The history and legality behind pull-tabs in Wisconsin tavern culture
If you’ve ever been to a corner bar in Wisconsin, chances are you’ve seen a pull-tab machine. They’re a staple of tavern culture in the state and a form of light gambling that brings together families and friends while they share a pitcher and complain about the Packers.
Writer Tea Krulos explores the history and legality of pull-tabs in an article for this month’s Milwaukee Magazine.
Pull-tabs charge money in exchange for game pieces that can be unzipped or pulled to reveal cash prizes. However, not all game pieces contain prizes. While the common prize amounts are typically smaller, the maximum is $250. The tabs are legal because of how they're designed and set up. The creators of the pull-tab machines navigate around Wisconsin state statute 100.16, which addresses gambling laws in the state.
While each game piece doesn't contain a cash prize, they each have a collectible component, so the patron buys the collectible while also receiving a chance for larger prizes. Through that specification, the pull-tab machine offers a tangible, valuable item and is then not susceptible to legal action from the state.
"So, it is actually a sweepstake you can write to the company, and they will mail you a game piece. But of course, most people prefer to play it at a bar while they're enjoying a beer. The other thing is if you can attach your thing to something of value, and this is why if you've ever played like McDonald's monopoly, that's legal is because you get some French fries along with your game piece," Krulos says.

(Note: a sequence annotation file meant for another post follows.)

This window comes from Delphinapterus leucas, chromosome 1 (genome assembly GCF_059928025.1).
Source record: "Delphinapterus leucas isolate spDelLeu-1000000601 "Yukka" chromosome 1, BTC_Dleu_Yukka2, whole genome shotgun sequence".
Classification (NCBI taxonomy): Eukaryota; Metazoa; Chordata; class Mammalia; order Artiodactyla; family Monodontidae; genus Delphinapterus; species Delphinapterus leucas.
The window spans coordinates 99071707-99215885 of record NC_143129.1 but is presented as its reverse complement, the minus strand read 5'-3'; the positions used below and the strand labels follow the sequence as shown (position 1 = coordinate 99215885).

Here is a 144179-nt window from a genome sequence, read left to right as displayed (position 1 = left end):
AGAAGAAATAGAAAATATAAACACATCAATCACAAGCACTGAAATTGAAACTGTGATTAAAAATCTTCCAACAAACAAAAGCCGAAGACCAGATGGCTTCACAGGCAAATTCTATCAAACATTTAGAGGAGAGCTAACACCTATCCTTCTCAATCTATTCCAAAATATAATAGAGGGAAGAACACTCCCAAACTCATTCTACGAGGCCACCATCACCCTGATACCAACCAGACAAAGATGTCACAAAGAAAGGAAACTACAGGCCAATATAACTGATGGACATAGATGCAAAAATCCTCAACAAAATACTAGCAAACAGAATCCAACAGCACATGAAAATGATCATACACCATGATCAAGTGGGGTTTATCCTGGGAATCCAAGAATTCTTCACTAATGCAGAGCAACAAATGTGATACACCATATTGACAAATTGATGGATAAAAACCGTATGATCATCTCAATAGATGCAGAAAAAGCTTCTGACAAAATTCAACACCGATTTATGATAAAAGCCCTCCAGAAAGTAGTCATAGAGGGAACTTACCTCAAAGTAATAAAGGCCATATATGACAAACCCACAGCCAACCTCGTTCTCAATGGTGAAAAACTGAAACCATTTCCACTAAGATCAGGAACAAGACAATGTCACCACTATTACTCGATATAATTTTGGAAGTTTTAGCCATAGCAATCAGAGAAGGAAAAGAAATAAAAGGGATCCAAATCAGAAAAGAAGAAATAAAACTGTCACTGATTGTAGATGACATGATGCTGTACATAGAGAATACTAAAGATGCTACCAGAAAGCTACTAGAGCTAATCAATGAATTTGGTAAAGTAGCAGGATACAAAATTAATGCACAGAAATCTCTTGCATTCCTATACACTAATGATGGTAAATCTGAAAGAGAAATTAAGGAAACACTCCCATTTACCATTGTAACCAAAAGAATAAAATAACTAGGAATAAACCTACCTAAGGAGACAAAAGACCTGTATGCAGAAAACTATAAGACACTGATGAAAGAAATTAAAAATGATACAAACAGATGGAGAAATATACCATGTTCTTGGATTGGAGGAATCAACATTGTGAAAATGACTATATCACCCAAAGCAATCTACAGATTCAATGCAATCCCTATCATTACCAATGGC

Krulos warns that every pull-tab machine in the state may be operating in a different capacity. "I mean, so other pull-tabs that you see out there are probably not legal because, you know, they don't have that collectible feature. You also have to keep records of certain winnings," he says. "You have to clearly state the odds on your game piece. There's a lot of like little details that you have to follow, and some of those other companies are just kind of making like knock-off pull-tabs, I guess I would call them."
Despite not being exclusively found in Wisconsin, Krulos is well aware of the impact that pull-tabs have on tavern and social culture in the state. "They do exist in other states — they usually have a different name that's more of like a localized thing. But yeah, it's a big part of the tavern culture here [in Wisconsin]."